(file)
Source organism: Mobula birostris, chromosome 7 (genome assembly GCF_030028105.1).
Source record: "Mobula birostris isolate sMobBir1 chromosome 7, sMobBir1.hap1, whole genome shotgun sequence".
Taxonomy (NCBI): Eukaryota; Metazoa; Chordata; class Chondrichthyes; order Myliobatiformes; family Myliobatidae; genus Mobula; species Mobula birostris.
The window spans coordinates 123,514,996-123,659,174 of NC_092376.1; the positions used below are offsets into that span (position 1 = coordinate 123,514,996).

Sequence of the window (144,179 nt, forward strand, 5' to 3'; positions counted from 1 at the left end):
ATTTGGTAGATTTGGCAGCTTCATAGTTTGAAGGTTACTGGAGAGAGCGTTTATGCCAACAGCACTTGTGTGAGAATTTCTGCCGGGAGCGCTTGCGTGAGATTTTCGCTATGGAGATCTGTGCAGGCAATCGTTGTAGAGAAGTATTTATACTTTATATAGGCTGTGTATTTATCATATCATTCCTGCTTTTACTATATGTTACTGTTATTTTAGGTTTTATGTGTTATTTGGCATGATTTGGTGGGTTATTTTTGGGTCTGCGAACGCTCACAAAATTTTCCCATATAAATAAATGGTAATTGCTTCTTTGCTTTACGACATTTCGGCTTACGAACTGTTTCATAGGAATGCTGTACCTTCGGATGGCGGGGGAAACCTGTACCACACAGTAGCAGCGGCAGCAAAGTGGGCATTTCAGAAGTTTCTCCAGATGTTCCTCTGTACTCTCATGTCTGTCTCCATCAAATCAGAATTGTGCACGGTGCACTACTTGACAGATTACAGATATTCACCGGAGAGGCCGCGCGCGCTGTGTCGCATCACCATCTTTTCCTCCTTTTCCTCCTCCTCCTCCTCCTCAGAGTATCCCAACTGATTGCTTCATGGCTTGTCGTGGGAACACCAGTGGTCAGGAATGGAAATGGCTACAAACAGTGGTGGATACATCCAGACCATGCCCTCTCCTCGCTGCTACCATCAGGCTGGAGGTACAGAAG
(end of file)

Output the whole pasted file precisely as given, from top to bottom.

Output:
Source organism: Mobula birostris, chromosome 7 (genome assembly GCF_030028105.1).
Source record: "Mobula birostris isolate sMobBir1 chromosome 7, sMobBir1.hap1, whole genome shotgun sequence".
Taxonomy (NCBI): Eukaryota; Metazoa; Chordata; class Chondrichthyes; order Myliobatiformes; family Myliobatidae; genus Mobula; species Mobula birostris.
The window spans coordinates 123,514,996-123,659,174 of NC_092376.1; the positions used below are offsets into that span (position 1 = coordinate 123,514,996).

Sequence of the window (144,179 nt, forward strand, 5' to 3'; positions counted from 1 at the left end):
ATTTGGTAGATTTGGCAGCTTCATAGTTTGAAGGTTACTGGAGAGAGCGTTTATGCCAACAGCACTTGTGTGAGAATTTCTGCCGGGAGCGCTTGCGTGAGATTTTCGCTATGGAGATCTGTGCAGGCAATCGTTGTAGAGAAGTATTTATACTTTATATAGGCTGTGTATTTATCATATCATTCCTGCTTTTACTATATGTTACTGTTATTTTAGGTTTTATGTGTTATTTGGCATGATTTGGTGGGTTATTTTTGGGTCTGCGAACGCTCACAAAATTTTCCCATATAAATAAATGGTAATTGCTTCTTTGCTTTACGACATTTCGGCTTACGAACTGTTTCATAGGAATGCTGTACCTTCGGATGGCGGGGGAAACCTGTACCACACAGTAGCAGCGGCAGCAAAGTGGGCATTTCAGAAGTTTCTCCAGATGTTCCTCTGTACTCTCATGTCTGTCTCCATCAAATCAGAATTGTGCACGGTGCACTACTTGACAGATTACAGATATTCACCGGAGAGGCCGCGCGCGCTGTGTCGCATCACCATCTTTTCCTCCTTTTCCTCCTCCTCCTCCTCCTCAGAGTATCCCAACTGATTGCTTCATGGCTTGTCGTGGGAACACCAGTGGTCAGGAATGGAAATGGCTACAAACAGTGGTGGATACATCCAGACCATGCCCTCTCCTCGCTGCTACCATCAGGCTGGAGGTACAGAAG